[21] Figure 13 shows emission of 135.6 nm airglow observed by the GUVI instrument on the TIMED satellite in the region of 70°E–200°E and 40°S–50°N in the geographic coordinate. The intensity of this 135.6 nm emission is proportional to the square of the electron density. The color bar shows the brightness with logarithmic scale in Rayleigh. Four full passes and parts of two passes of the observation in this area on 10 November 2004 are displayed. The boundaries of the passes are represented with thick solid lines in Figure 13. The TIMED satellite flew from south to north, whose UT and local time are shown below and above each pass. Two bands of enhanced plasma density of Equatorial Ionospheric Anomalies (EIAs) were observed at low latitudes in both hemispheres. The northern one was seen around 15°N–40°N. The southern one was seen around 20°S. The eastward electric field transports plasma from the equatorial region to higher altitudes and latitudes, which is called a fountain effect. In the pass from 1621 UT to 1646 UT, EIA was observed in the region of 30°N–40°N and 130°E–145°E in the geographic latitude. The area is almost consistent with the region where the super-MSTIDs were observed by ground-based GPS receivers and satellites. The magnetic latitude of the area was 22°N–32°N, which was higher than latitude where EIAs usually appear. The fact that the EIA appeared at higher latitude than usual indicates that strong eastward electric field existed in the equatorial area of this longitude before the GUVI observation. In the southern hemisphere in the pass from 1621 to 1646 UT, EIA was much weaker and appeared at lower latitude than that in the northern hemisphere. This asymmetry could be caused by meridional neutral wind on the dip equator. In the pass from 1758 to 1823 UT, EIA was weaker and appeared at low latitude than that in the pass from 1621 to 1646 UT. It indicates that eastward electric field at the equatorial region was smaller between 90°E and 120°E than between 120°E and 150°E.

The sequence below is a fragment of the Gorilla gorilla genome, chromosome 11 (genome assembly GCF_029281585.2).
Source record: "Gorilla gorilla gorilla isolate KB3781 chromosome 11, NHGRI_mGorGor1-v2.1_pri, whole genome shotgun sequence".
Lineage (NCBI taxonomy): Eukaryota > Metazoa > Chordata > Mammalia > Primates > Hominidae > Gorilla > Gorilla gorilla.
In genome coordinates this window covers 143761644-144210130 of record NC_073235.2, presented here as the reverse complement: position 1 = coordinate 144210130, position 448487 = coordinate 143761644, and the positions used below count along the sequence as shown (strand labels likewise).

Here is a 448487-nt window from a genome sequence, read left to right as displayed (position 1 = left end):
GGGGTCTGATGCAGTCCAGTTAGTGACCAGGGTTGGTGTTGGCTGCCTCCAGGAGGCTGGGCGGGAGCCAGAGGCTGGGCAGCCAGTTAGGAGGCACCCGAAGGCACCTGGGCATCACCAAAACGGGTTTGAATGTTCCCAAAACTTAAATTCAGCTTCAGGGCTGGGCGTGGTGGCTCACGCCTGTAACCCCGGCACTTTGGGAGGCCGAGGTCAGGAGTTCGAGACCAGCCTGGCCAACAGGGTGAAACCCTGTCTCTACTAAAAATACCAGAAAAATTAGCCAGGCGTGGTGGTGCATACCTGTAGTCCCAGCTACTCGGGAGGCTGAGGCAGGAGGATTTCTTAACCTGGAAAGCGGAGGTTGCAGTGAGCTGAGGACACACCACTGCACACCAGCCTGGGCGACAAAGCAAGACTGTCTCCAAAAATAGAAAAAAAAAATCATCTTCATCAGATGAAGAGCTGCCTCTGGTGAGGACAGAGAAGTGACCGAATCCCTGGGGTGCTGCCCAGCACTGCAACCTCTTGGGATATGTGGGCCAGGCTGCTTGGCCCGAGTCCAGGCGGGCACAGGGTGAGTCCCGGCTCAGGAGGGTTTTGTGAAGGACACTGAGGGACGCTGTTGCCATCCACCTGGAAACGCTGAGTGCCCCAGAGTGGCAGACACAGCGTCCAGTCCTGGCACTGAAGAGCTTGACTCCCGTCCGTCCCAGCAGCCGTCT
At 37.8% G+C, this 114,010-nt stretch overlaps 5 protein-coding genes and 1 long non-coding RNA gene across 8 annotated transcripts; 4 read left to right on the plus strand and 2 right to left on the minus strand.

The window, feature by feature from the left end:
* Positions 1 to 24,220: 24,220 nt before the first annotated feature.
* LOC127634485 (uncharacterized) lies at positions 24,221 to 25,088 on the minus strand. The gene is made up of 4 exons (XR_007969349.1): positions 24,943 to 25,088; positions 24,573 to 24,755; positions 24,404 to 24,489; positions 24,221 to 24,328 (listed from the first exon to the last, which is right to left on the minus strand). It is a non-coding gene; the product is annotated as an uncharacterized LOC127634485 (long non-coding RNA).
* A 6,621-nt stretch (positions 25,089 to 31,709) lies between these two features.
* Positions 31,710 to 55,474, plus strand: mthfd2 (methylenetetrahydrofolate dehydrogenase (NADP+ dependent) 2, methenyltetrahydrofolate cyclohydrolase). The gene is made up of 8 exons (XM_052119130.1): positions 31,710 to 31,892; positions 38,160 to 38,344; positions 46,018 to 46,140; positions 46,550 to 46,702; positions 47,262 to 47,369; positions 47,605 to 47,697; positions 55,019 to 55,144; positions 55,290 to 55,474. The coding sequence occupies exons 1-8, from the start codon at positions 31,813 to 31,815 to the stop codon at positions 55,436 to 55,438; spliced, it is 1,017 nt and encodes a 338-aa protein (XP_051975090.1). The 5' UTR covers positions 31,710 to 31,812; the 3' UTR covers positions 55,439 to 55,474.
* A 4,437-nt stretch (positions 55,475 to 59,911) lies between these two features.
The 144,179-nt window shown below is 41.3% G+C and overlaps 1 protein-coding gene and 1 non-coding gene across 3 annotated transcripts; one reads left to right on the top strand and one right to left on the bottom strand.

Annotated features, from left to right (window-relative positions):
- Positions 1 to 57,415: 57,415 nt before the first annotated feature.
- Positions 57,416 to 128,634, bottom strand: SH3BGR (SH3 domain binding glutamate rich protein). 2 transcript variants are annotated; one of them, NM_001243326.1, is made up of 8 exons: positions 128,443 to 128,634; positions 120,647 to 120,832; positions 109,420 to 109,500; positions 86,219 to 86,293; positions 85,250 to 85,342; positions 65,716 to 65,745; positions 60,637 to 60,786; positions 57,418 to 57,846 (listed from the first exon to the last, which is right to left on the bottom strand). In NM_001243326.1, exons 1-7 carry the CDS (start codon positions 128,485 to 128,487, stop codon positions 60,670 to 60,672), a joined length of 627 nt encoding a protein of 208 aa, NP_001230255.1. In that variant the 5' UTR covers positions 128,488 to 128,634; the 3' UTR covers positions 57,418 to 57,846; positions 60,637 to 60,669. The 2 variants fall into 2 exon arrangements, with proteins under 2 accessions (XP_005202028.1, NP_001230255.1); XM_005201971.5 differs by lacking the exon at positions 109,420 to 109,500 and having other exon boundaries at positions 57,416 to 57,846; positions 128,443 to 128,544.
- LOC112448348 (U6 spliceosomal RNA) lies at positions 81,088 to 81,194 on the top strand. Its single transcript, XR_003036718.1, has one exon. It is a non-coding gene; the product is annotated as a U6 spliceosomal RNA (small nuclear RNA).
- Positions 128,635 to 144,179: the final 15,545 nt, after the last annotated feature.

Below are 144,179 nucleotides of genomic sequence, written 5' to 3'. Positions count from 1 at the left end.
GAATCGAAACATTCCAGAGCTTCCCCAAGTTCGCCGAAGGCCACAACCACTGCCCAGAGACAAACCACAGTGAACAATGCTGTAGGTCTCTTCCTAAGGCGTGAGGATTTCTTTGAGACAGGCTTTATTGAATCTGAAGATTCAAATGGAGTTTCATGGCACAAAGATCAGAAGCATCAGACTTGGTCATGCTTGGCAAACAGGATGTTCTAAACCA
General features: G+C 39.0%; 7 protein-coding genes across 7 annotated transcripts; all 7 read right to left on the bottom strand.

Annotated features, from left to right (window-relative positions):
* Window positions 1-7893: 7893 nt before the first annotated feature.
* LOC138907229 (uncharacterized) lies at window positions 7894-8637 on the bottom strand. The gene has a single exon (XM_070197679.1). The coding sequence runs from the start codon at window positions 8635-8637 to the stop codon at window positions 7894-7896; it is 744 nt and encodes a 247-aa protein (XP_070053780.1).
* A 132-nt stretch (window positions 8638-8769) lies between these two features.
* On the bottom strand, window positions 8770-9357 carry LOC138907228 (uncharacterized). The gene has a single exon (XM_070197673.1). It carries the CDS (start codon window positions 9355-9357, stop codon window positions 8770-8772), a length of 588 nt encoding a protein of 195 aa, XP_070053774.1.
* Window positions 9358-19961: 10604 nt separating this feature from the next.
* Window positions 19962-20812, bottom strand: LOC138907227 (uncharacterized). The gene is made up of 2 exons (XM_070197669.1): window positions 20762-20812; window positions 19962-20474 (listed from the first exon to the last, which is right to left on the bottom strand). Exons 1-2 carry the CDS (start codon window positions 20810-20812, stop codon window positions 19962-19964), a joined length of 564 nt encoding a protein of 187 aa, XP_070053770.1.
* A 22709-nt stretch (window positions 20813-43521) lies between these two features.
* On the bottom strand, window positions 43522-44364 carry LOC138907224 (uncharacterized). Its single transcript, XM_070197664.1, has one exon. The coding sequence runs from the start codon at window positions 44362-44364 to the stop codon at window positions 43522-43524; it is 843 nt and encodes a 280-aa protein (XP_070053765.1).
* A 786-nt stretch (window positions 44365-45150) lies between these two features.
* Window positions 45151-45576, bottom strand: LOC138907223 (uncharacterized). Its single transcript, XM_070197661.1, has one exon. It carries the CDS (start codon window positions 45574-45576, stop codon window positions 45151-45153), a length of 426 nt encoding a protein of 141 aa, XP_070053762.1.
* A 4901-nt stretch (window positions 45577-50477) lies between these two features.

Figure 13.

Emissions of 135.6 nm observed with TIMED/GUVI data between 70°E–200°E and 40°S–50°N in the geographic coordinates. Four full passes and some parts of passes in this region are displayed. The color bar shows the brightness with logarithmic scale in Rayleighs. The boundaries of the passes are represented with thick solid lines. The start and end times of the five full passes are indicated above and below each pass.